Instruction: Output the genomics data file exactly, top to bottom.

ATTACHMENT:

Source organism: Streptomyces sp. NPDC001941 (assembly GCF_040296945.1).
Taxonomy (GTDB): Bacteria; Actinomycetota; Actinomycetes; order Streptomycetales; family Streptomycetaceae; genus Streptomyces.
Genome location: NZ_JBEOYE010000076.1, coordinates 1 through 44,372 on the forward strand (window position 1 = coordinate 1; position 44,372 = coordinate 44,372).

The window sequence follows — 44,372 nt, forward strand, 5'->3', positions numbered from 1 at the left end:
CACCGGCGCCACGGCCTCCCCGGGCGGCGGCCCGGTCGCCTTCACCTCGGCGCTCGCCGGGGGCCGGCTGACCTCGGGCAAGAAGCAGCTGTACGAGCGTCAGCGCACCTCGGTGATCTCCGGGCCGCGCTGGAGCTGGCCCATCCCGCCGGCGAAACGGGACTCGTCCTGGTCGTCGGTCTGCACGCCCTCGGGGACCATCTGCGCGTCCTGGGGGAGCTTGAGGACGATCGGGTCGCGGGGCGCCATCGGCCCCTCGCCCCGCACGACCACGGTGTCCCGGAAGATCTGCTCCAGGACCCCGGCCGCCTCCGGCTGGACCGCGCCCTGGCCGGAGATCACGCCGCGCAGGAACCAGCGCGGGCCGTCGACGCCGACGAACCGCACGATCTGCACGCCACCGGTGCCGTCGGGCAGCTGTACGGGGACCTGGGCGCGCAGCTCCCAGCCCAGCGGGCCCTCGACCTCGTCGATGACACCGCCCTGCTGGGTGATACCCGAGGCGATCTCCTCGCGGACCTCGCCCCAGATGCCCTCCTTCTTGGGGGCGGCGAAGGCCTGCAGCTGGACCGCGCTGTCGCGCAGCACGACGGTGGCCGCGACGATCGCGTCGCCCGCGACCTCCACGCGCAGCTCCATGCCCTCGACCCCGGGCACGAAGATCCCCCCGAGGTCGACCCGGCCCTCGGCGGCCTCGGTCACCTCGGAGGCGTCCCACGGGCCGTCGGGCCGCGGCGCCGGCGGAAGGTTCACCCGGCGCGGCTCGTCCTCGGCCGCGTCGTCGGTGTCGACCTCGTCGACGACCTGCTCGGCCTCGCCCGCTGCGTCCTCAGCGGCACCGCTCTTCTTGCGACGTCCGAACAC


Source organism: Streptomyces sp. NPDC001941 (assembly GCF_040296945.1).
Taxonomy (GTDB): Bacteria; Actinomycetota; Actinomycetes; order Streptomycetales; family Streptomycetaceae; genus Streptomyces.
Genome location: NZ_JBEOYE010000076.1, coordinates 1 through 44,372 on the forward strand (window position 1 = coordinate 1; position 44,372 = coordinate 44,372).

The window sequence follows — 44,372 nt, forward strand, 5'->3', positions numbered from 1 at the left end:
CACCGGCGCCACGGCCTCCCCGGGCGGCGGCCCGGTCGCCTTCACCTCGGCGCTCGCCGGGGGCCGGCTGACCTCGGGCAAGAAGCAGCTGTACGAGCGTCAGCGCACCTCGGTGATCTCCGGGCCGCGCTGGAGCTGGCCCATCCCGCCGGCGAAACGGGACTCGTCCTGGTCGTCGGTCTGCACGCCCTCGGGGACCATCTGCGCGTCCTGGGGGAGCTTGAGGACGATCGGGTCGCGGGGCGCCATCGGCCCCTCGCCCCGCACGACCACGGTGTCCCGGAAGATCTGCTCCAGGACCCCGGCCGCCTCCGGCTGGACCGCGCCCTGGCCGGAGATCACGCCGCGCAGGAACCAGCGCGGGCCGTCGACGCCGACGAACCGCACGATCTGCACGCCACCGGTGCCGTCGGGCAGCTGTACGGGGACCTGGGCGCGCAGCTCCCAGCCCAGCGGGCCCTCGACCTCGTCGATGACACCGCCCTGCTGGGTGATACCCGAGGCGATCTCCTCGCGGACCTCGCCCCAGATGCCCTCCTTCTTGGGGGCGGCGAAGGCCTGCAGCTGGACCGCGCTGTCGCGCAGCACGACGGTGGCCGCGACGATCGCGTCGCCCGCGACCTCCACGCGCAGCTCCATGCCCTCGACCCCGGGCACGAAGATCCCCCCGAGGTCGACCCGGCCCTCGGCGGCCTCGGTCACCTCGGAGGCGTCCCACGGGCCGTCGGGCCGCGGCGCCGGCGGAAGGTTCACCCGGCGCGGCTCGTCCTCGGCCGCGTCGTCGGTGTCGACCTCGTCGACGACCTGCTCGGCCTCGCCCGCTGCGTCCTCAGCGGCACCGCTCTTCTTGCGACGTCCGAACAC